Demographic and ecological effects on patterns of parasitism in eastern chimpanzees (Pan troglodytes schweinfurthii) in Gombe National Park, Tanzania

Thomas R. Gillespie, Elizabeth V. Lonsdorf, Elizabeth P. Canfield, Derek J. Meyer, Yvonne Nadler, Jane Raphael, Anne E. Pusey, Joel Pond, John Pauley, Titus Mlengeya, Dominic A. Travis

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Abstract

From January 2006 to January 2008, we collected 1,045 fecal samples from 90 individually-recognized, free-ranging, eastern chimpanzees (Pan troglodytes schweinfurthii) inhabiting Gombe National Park, Tanzania to determine how patterns of parasitism are affected by demographic and ecological covariates. Seventeen parasite species were recovered, including eight nematodes (Oesophagostomum sp., Necator sp., Probstmayria gombensis, Strongyloides fulleborni, Ascaris sp., Trichuris sp., Abbreviata caucasica, and an unidentified strongyle), 1 cestode (Bertiella sp.), 1 trematode (Dicrocoeliidae), and 7 protozoa (Entamoeba coli, Entamoeba histolytica/dispar, Iodamoeba bütschlii, Troglodytella abrassarti, Troglocorys cava, Balantidium coli, and an unidentified protozoa). Significant differences were observed in interannual infection prevalence and parasite richness between 2006 and 2007. Intercommunity comparisons demonstrated higher prevalence of parasites for the Mitumba compared with Kasekela chimpanzee community. Prevalence of several parasites was strongly correlated with monthly rainfall patterns for both 2006 and 2007. Subadult chimpanzees had lower prevalence for most parasite species compared with adults in both years and also yielded a lower average parasite species richness. No significant differences were observed between males and females in prevalence in 2006. However, in 2007 the prevalence of S. fulleborni and I. bütschlii were higher in males than in females. Parasite prevalence and richness were substantially higher in this multiyear study compared with previous short-term studies of the gastrointestinal parasites of Gombe chimpanzees. This coupled with the significant interannual and interseasonal variation, demonstrated in this study, emphasizes the importance of multiyear monitoring with adequate sample size to effectively determine patterns of parasitism in wild primate populations.

Original languageEnglish (US)
Pages (from-to)534-544
Number of pages11
JournalAmerican Journal of Physical Anthropology
Volume143
Issue number4
DOIs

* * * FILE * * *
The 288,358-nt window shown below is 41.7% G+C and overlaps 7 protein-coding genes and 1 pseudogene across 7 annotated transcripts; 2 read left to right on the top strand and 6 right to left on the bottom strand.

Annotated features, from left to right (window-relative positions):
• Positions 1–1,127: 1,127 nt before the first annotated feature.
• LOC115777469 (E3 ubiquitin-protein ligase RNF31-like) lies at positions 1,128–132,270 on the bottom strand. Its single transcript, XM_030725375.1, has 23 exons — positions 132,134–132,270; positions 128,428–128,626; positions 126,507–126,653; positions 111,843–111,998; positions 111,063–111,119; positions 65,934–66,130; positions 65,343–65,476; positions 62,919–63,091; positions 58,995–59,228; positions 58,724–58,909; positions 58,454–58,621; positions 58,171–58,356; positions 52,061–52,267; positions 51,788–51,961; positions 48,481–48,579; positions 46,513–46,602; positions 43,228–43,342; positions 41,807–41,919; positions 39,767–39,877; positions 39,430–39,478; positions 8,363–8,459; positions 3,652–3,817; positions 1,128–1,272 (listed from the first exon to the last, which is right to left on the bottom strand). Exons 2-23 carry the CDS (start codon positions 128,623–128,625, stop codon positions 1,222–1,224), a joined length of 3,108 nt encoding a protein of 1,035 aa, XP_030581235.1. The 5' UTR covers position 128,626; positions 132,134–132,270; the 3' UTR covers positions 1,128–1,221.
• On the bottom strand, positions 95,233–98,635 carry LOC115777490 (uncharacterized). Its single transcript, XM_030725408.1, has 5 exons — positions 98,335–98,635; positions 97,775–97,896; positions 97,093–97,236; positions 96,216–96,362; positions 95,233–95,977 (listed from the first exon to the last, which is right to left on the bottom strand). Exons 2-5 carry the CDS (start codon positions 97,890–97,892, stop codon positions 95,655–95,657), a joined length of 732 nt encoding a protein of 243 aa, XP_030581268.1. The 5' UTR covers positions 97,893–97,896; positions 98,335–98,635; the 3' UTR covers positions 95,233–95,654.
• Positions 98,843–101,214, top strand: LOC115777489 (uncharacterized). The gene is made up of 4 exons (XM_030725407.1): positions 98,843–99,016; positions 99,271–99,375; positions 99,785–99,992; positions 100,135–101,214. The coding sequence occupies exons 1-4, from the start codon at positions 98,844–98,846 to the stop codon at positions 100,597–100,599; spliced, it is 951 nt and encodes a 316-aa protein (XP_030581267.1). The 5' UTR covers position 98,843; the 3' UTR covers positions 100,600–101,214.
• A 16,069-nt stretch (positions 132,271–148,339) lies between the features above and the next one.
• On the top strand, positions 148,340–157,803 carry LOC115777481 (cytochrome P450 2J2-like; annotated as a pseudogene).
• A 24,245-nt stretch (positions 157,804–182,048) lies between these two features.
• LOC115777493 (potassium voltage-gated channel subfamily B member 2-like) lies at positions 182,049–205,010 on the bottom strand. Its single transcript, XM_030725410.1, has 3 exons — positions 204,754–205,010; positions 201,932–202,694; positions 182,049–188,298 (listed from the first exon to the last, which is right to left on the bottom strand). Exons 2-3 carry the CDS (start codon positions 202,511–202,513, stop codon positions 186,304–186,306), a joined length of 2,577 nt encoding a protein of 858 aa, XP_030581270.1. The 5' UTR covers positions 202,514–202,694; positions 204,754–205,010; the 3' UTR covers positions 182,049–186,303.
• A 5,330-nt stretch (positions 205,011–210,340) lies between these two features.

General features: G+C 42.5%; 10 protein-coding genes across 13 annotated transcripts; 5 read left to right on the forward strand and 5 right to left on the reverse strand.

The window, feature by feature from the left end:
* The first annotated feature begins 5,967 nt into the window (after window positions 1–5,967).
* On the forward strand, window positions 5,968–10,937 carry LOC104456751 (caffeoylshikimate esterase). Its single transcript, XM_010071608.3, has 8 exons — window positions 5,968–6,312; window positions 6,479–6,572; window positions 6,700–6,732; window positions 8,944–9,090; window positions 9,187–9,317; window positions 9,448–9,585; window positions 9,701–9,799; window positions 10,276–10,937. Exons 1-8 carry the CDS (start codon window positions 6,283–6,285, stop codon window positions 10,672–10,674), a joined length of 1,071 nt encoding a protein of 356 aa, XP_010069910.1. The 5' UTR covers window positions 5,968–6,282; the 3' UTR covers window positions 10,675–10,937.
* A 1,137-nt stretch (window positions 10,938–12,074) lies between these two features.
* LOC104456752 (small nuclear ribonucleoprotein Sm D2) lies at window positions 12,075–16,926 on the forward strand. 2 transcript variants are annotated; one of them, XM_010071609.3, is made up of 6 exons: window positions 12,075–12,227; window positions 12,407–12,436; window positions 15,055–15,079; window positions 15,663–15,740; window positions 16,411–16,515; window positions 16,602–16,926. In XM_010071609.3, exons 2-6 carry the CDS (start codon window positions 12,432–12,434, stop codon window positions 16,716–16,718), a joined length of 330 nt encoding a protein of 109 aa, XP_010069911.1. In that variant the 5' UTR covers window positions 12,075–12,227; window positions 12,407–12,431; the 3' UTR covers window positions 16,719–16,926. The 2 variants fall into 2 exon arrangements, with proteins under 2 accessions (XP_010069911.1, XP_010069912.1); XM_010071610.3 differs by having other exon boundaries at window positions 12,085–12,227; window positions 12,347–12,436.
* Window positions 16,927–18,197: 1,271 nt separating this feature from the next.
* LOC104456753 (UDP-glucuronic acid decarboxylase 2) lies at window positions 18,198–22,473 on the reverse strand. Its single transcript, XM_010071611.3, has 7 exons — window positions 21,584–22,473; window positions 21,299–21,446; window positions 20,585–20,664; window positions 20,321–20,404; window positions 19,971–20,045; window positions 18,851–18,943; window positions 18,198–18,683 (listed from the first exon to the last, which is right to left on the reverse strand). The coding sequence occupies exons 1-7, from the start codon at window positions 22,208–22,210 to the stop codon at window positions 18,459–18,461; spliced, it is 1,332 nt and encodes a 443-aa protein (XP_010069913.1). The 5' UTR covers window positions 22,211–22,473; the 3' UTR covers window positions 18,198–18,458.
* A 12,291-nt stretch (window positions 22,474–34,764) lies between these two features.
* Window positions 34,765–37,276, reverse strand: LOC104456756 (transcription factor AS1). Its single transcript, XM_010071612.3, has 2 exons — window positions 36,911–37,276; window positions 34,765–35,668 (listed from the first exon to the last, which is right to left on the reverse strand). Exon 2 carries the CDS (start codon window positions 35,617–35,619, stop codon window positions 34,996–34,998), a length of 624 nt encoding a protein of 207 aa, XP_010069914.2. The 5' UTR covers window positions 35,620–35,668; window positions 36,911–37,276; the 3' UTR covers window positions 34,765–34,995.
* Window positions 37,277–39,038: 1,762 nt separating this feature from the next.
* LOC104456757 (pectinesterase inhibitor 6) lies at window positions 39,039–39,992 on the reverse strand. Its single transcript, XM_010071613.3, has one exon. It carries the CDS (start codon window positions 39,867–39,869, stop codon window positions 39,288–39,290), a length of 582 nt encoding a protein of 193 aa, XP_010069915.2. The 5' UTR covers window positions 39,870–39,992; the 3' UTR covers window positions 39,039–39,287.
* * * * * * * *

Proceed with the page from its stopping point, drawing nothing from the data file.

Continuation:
StatePublished - Dec 1 2010

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Tanzania
Pan troglodytes
national park
Parasites
Demography
monitoring
Dicrocoeliidae
Necator
Balantidium
community
Oesophagostomum
Strongyloides
Entamoeba
Ascaris
Trichuris
Entamoeba histolytica
Parasitic Diseases
Cestoda
Recreational Parks
Sample Size

Keywords

  • apes
  • gastrointestinal parasites
  • health
  • noninvasive analyses
  • zoonoses

Cite this

Demographic and ecological effects on patterns of parasitism in eastern chimpanzees (Pan troglodytes schweinfurthii) in Gombe National Park, Tanzania. / Gillespie, Thomas R.; Lonsdorf, Elizabeth V.; Canfield, Elizabeth P.; Meyer, Derek J.; Nadler, Yvonne; Raphael, Jane; Pusey, Anne E.; Pond, Joel; Pauley, John; Mlengeya, Titus; Travis, Dominic A.

In: American Journal of Physical Anthropology, Vol. 143, No. 4, 01.12.2010, p. 534-544.

Research output: Contribution to journalArticle

Gillespie, TR, Lonsdorf, EV, Canfield, EP, Meyer, DJ, Nadler, Y, Raphael, J, Pusey, AE, Pond, J, Pauley, J, Mlengeya, T & Travis, DA 2010, 'Demographic and ecological effects on patterns of parasitism in eastern chimpanzees (Pan troglodytes schweinfurthii) in Gombe National Park, Tanzania' American Journal of Physical Anthropology, vol. 143, no. 4, pp. 534-544. https://doi.org/10.1002/ajpa.21348
Gillespie, Thomas R. ; Lonsdorf, Elizabeth V. ; Canfield, Elizabeth P. ; Meyer, Derek J. ; Nadler, Yvonne ; Raphael, Jane ; Pusey, Anne E. ; Pond, Joel ; Pauley, John ; Mlengeya, Titus ; Travis, Dominic A. / Demographic and ecological effects on patterns of parasitism in eastern chimpanzees (Pan troglodytes schweinfurthii) in Gombe National Park, Tanzania. In: American Journal of Physical Anthropology. 2010 ; Vol. 143, No. 4. pp. 534-544.
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